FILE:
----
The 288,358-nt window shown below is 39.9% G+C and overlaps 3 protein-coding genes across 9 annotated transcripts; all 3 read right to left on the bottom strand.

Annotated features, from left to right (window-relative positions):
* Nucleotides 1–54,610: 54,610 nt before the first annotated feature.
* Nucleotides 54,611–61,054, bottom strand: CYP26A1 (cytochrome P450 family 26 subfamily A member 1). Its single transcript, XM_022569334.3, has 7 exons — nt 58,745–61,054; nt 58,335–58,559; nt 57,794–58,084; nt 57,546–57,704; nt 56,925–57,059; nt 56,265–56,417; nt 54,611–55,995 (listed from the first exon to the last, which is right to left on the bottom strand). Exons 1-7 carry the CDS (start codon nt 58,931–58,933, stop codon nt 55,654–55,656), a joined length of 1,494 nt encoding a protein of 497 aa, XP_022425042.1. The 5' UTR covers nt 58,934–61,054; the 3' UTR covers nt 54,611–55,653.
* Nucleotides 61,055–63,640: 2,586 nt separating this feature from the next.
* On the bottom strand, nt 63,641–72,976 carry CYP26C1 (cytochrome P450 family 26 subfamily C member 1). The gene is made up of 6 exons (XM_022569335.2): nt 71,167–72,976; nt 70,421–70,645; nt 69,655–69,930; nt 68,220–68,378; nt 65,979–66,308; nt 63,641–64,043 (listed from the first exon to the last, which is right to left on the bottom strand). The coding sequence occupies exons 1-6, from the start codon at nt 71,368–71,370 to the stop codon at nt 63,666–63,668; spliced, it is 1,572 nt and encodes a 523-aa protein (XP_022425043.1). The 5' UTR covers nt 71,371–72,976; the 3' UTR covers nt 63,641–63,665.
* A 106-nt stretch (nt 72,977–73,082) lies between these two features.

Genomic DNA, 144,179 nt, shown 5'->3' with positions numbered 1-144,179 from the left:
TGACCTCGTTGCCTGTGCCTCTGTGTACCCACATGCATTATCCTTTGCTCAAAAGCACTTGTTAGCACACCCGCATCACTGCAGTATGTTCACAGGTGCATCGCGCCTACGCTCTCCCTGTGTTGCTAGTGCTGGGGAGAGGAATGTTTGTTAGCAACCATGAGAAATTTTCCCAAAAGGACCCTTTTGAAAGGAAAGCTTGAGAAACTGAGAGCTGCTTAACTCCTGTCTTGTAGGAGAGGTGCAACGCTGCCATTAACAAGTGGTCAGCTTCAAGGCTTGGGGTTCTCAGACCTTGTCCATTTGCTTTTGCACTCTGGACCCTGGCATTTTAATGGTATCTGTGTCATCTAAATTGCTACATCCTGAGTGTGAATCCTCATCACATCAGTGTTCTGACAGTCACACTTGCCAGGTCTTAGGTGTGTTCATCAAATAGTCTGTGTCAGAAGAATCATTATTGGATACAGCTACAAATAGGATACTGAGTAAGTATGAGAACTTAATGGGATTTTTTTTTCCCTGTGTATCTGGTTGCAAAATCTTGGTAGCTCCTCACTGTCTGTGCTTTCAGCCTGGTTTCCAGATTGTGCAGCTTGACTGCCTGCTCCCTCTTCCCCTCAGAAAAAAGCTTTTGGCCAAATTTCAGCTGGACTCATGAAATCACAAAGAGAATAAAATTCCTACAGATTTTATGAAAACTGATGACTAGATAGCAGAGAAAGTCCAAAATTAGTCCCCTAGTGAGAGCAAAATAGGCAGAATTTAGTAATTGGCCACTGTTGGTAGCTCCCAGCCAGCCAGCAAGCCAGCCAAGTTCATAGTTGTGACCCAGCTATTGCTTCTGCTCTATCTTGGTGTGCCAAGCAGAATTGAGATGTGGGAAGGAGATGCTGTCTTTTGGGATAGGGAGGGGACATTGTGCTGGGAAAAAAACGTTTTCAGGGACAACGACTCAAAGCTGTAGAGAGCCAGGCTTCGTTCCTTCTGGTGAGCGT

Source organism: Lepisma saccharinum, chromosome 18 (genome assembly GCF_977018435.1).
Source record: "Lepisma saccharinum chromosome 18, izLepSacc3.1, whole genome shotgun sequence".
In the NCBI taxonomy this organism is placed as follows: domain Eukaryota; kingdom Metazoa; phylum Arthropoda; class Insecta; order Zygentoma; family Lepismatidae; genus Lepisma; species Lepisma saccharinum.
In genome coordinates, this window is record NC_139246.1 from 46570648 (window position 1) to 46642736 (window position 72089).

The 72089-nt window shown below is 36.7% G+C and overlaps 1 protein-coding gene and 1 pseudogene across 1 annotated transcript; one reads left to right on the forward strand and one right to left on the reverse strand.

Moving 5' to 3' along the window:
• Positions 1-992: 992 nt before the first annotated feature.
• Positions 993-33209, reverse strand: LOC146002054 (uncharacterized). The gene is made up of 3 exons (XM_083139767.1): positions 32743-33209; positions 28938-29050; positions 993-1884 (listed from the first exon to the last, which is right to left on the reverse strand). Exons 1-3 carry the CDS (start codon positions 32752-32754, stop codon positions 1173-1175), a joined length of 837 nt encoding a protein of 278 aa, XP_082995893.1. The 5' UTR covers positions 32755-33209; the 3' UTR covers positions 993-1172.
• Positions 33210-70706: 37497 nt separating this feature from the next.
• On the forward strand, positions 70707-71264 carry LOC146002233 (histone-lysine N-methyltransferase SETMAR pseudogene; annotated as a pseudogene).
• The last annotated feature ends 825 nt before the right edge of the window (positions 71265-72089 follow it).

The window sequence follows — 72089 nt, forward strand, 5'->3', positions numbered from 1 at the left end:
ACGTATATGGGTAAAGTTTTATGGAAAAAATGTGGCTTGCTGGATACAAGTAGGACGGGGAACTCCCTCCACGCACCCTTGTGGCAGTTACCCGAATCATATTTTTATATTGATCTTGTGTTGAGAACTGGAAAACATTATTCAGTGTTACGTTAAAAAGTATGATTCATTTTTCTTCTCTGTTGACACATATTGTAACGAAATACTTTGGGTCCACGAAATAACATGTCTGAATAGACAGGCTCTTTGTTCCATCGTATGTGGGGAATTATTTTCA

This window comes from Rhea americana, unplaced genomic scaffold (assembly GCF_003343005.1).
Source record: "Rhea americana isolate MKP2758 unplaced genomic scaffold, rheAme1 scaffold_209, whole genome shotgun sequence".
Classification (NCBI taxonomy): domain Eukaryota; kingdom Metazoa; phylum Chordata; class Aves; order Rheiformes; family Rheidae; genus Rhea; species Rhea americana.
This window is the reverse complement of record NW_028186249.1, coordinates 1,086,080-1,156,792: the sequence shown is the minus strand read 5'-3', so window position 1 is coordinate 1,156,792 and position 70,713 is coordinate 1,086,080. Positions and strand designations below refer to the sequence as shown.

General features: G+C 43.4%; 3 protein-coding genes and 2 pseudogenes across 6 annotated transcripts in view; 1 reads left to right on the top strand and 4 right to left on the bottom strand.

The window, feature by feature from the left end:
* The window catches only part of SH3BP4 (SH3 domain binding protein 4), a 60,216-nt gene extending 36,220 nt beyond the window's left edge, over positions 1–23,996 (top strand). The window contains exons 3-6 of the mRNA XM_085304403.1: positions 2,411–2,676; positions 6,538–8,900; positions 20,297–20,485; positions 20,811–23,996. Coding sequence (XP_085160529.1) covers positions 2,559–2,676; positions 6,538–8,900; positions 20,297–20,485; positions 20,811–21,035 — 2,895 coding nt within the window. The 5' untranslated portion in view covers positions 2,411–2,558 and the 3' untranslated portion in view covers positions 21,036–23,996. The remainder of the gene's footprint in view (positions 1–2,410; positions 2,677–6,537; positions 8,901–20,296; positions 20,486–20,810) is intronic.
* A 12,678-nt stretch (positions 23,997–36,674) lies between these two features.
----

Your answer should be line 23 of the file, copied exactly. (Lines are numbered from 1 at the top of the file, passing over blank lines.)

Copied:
This window comes from Rhea americana, unplaced genomic scaffold (assembly GCF_003343005.1).